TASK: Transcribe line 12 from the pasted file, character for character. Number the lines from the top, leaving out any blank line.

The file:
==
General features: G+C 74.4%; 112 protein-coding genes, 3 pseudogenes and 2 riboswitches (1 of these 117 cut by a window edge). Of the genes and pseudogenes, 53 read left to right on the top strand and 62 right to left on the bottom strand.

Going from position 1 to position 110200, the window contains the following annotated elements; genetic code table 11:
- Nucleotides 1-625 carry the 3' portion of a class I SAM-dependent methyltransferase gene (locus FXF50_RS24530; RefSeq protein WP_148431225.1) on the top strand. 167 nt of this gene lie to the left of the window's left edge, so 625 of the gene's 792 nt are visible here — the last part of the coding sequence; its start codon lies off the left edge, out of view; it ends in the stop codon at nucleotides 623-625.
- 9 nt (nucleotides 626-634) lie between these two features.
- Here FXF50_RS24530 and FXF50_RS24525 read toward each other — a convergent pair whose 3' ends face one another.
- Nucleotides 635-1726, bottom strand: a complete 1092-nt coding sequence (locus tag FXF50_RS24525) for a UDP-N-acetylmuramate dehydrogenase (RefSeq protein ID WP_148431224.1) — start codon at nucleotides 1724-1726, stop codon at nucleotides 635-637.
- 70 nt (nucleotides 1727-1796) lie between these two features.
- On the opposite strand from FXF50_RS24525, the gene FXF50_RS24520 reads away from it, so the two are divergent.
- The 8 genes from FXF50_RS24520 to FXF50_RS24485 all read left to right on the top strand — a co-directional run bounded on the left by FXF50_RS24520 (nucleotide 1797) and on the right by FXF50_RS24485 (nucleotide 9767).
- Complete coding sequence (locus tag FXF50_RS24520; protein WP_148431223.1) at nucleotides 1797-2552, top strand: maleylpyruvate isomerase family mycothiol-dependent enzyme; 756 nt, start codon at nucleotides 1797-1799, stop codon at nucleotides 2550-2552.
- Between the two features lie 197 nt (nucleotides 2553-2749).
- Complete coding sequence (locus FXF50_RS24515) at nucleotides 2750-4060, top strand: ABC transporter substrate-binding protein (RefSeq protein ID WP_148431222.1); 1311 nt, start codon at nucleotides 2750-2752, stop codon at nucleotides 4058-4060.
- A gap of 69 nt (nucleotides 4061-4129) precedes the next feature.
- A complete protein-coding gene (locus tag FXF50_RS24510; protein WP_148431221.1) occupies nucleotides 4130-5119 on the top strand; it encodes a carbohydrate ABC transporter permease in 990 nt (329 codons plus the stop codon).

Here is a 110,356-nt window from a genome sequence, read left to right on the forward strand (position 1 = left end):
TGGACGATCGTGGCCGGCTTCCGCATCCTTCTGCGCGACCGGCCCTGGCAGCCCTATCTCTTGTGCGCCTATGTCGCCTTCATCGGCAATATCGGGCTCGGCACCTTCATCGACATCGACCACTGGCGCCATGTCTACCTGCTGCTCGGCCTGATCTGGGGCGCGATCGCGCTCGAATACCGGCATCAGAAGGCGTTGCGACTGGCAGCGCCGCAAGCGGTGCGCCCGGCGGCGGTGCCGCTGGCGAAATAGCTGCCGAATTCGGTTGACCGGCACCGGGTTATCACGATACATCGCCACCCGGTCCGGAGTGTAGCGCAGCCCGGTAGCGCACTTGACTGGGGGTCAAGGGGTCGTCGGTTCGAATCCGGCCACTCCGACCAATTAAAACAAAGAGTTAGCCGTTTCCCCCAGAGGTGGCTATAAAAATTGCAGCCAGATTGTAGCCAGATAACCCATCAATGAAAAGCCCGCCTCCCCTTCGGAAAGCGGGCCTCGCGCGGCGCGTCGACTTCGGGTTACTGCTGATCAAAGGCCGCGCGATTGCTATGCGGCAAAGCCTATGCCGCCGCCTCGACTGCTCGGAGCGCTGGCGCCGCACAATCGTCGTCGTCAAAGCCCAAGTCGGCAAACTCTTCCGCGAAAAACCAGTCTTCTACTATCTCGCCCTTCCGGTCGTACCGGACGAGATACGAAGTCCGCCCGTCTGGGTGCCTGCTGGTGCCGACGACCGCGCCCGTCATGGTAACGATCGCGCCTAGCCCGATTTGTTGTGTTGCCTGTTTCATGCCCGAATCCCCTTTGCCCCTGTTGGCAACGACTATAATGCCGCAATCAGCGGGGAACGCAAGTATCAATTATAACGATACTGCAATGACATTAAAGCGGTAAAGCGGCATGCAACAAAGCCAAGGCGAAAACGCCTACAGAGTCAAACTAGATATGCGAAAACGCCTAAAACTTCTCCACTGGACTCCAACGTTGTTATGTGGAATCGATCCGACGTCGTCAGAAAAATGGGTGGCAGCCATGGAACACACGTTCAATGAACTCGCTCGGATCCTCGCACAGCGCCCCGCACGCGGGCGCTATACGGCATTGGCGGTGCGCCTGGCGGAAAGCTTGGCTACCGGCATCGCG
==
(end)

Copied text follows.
- Complete coding sequence (locus FXF50_RS24515) at nucleotides 2750-4060, top strand: ABC transporter substrate-binding protein (RefSeq protein ID WP_148431222.1); 1311 nt, start codon at nucleotides 2750-2752, stop codon at nucleotides 4058-4060.